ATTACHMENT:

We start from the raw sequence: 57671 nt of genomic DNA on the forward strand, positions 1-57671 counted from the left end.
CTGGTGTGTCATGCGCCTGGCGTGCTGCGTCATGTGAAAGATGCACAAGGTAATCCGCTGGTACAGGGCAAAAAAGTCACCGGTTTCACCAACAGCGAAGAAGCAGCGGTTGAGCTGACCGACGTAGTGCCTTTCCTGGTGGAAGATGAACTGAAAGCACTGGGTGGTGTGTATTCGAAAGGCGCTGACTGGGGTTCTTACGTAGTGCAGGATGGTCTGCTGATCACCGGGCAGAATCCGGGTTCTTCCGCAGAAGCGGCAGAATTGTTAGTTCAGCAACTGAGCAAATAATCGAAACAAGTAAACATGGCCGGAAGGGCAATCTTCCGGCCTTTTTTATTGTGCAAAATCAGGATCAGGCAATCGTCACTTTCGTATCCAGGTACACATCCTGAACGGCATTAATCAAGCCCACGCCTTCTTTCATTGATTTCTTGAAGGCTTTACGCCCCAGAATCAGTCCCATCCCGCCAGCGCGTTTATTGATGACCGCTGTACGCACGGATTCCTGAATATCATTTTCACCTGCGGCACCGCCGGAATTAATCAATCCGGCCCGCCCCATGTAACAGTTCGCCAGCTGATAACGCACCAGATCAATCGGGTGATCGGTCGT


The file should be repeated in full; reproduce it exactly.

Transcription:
We start from the raw sequence: 57671 nt of genomic DNA on the forward strand, positions 1-57671 counted from the left end.
CTGGTGTGTCATGCGCCTGGCGTGCTGCGTCATGTGAAAGATGCACAAGGTAATCCGCTGGTACAGGGCAAAAAAGTCACCGGTTTCACCAACAGCGAAGAAGCAGCGGTTGAGCTGACCGACGTAGTGCCTTTCCTGGTGGAAGATGAACTGAAAGCACTGGGTGGTGTGTATTCGAAAGGCGCTGACTGGGGTTCTTACGTAGTGCAGGATGGTCTGCTGATCACCGGGCAGAATCCGGGTTCTTCCGCAGAAGCGGCAGAATTGTTAGTTCAGCAACTGAGCAAATAATCGAAACAAGTAAACATGGCCGGAAGGGCAATCTTCCGGCCTTTTTTATTGTGCAAAATCAGGATCAGGCAATCGTCACTTTCGTATCCAGGTACACATCCTGAACGGCATTAATCAAGCCCACGCCTTCTTTCATTGATTTCTTGAAGGCTTTACGCCCCAGAATCAGTCCCATCCCGCCAGCGCGTTTATTGATGACCGCTGTACGCACGGATTCCTGAATATCATTTTCACCTGCGGCACCGCCGGAATTAATCAATCCGGCCCGCCCCATGTAACAGTTCGCCAGCTGATAACGCACCAGATCAATCGGGTGATCGGTCGT